Conclusion on Treating Pain

There are many options for easing dog pain yet truly effective solutions can be difficult. Several human NSAID brands can work for dogs but you must know the dangers of providing such pain medications without a vet’s guidance. It’s best not to risk it! Consider getting a proper diagnosis. In any case, the use of natural alternatives such as those discussed here, instead of modern pain killers, is preferable when possible.

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{ 34 comments… read them below or add one }

Patrice September, 2015

We have a 7 year old miniature Pinscher Chihuahua mix. He has developed a severe fear of the vet after having his nail cut which made him bleed. Now when we get into the vet’s clinic parking lot he just goes crazy and we are unable to even get him out of the car. He bit my husband in his frenzy last time. We have tried going to other vets but the same thing happens when we get into the building and we were refused service the last time.

Now he is acting like he has pain. I remember that he was trying to go out of the door yesterday and it hit him in the side and he yelped. He was okay after that but today he is acting like something hurts. When I picked him up, holding him under his belly, he yelped and jumped down. What can I do?

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Regina July, 2015

My dog Walter went the groomer last Saturday, the same groomer for the last 5 years. He looked good and I brought him home. Later he began to scratch his shoulders with his hind legs, so bad that the shoulders began the bleed. I called the groomer and they claimed nothing new was used. Walter has an injury so bad, he can’t jump at all and has trouble walking sometimes.

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Chris Carlier May, 2015

Thank you for sharing this information on what we can do when our dog is injured. I just bought a Golden Retriever and he is so much fun. Recently he has been having some problems with his back leg. He seems to be limping quite a bit and I am not sure what to do. Like you said, it would be important to find a good veterinarian to provide a proper diagnosis.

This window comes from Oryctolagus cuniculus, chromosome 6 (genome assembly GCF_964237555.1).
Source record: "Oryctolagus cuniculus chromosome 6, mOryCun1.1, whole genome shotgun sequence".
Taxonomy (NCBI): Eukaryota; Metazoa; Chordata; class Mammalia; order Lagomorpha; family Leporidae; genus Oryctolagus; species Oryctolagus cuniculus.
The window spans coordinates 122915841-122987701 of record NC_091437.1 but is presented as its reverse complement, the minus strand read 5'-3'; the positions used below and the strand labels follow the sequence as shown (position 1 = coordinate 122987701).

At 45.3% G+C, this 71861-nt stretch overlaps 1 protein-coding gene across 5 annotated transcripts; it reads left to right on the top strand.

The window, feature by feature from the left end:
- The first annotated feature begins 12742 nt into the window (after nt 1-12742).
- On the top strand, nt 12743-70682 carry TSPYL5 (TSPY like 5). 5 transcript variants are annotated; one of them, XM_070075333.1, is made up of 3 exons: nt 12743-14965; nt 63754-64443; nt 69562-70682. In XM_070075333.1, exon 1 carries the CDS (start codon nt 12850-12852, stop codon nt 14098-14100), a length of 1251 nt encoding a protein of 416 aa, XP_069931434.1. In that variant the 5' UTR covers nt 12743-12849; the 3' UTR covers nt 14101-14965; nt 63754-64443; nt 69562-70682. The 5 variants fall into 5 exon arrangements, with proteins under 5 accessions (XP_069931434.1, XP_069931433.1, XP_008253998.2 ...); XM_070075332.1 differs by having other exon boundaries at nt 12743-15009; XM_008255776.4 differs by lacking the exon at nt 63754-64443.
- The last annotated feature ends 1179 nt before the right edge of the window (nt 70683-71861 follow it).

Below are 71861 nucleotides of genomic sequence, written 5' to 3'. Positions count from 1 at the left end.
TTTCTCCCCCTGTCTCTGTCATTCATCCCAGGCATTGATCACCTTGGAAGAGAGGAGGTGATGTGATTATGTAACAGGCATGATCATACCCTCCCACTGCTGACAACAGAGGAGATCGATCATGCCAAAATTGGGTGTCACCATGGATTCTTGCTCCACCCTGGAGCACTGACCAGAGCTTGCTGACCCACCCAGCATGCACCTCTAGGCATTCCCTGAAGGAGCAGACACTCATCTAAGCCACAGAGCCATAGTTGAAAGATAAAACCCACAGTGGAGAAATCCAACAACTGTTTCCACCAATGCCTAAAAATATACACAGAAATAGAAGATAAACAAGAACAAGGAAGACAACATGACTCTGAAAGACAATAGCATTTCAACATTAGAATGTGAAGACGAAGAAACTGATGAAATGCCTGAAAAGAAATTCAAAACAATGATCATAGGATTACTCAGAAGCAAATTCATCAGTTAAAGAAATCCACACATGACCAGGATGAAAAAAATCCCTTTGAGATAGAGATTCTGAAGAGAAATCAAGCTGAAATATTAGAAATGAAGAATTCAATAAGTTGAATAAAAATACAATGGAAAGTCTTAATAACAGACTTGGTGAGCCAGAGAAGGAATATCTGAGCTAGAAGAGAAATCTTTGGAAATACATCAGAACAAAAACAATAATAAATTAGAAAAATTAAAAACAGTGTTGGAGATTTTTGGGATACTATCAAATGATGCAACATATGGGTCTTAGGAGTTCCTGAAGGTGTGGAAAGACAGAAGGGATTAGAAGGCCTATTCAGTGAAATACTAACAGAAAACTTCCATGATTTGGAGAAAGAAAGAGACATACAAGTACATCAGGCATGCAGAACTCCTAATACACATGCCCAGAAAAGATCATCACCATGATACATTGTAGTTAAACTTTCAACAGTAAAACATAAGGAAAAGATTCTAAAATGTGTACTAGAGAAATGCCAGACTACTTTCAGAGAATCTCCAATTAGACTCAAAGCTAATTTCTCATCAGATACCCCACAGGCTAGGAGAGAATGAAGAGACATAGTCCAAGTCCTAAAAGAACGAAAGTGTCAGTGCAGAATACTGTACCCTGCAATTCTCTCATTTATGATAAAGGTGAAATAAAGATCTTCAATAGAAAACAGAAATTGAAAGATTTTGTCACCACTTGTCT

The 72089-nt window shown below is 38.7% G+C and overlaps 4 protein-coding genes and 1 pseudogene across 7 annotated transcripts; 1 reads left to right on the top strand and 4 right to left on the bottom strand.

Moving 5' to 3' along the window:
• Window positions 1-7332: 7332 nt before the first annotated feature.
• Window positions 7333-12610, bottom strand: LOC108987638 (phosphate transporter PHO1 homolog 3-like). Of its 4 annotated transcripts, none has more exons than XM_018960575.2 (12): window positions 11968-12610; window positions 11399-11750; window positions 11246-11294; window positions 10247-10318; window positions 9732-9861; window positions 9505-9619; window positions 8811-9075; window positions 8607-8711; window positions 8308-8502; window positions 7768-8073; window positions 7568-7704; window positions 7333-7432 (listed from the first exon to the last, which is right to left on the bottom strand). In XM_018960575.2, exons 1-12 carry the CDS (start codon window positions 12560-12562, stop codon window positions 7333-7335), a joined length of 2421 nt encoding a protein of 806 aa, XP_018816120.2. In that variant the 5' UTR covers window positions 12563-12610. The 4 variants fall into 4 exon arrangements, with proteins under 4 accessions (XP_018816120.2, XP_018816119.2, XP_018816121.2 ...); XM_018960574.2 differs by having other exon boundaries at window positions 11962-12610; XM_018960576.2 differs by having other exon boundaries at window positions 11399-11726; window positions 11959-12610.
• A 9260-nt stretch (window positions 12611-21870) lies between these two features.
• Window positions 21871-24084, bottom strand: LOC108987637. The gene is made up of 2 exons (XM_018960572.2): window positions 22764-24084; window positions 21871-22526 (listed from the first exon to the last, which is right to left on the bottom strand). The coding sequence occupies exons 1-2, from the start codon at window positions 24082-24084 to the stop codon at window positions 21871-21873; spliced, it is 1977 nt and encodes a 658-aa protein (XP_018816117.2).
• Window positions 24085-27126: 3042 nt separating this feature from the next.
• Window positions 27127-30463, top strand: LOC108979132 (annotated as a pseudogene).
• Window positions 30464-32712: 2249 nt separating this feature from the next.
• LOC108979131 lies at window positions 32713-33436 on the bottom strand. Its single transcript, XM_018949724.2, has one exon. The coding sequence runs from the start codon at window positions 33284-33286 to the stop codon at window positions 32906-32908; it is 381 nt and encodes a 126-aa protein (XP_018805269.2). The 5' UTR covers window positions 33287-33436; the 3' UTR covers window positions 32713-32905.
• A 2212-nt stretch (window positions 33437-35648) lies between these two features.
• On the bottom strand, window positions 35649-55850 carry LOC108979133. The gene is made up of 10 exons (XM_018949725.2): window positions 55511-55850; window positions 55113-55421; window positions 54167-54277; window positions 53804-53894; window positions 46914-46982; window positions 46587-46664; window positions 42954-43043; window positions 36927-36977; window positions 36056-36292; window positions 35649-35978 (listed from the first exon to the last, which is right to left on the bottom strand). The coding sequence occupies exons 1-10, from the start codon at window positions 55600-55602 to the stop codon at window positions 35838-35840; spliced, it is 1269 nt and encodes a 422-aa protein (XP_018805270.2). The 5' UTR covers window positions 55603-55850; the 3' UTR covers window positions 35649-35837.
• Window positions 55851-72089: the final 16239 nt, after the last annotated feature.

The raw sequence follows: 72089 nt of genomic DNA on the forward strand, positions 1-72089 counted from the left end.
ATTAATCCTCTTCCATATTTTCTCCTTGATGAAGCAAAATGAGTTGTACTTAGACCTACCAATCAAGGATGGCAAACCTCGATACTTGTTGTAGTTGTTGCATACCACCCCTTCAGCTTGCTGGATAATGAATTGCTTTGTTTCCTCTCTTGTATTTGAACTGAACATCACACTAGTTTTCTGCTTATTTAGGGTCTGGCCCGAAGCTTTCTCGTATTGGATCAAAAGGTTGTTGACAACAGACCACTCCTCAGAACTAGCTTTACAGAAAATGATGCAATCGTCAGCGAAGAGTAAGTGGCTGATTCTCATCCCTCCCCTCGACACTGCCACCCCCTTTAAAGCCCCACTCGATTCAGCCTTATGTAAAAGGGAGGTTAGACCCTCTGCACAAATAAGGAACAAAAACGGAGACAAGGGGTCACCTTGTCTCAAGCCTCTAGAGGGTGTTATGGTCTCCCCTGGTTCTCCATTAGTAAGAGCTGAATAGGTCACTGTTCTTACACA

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Keith April, 2015

We got a 6 month old Yorkiepoo from a breeder who was going to put the pup down because he broke his leg and it never set properly. He’s always limped but he’s now 2 1/2 years old and limps more noticeably when the weather is humid. Any ideas on how to treat this?

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Jena April, 2015

I would take him to the vet to have x-rays done. Then they’ll be able to make a suggestion. They will likely want to re-break the bone and set it correctly, and may even want to put a plate in to keep in strong. I’d do it now, while he’s young, as the time to heal will be less than later down the road. Plus, depending on the severity of the injury, it may be affecting his kneecap which will cause unnecessary stress and eventually arthritis including Patellar luxation.

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Jasmine March, 2015

I have an 11 month old Morkie who is normally very active. He was fine one minute, and then the next he was limping. I didn’t see it happen, but I believe he may have jumped from my king size bed and landed incorrectly. I checked his leg and he lets me touch it with no problem. There are no issues with his nails or webbing. I’m not sure how to ease his discomfort. Please help, it breaks my heart to see him uncomfortable.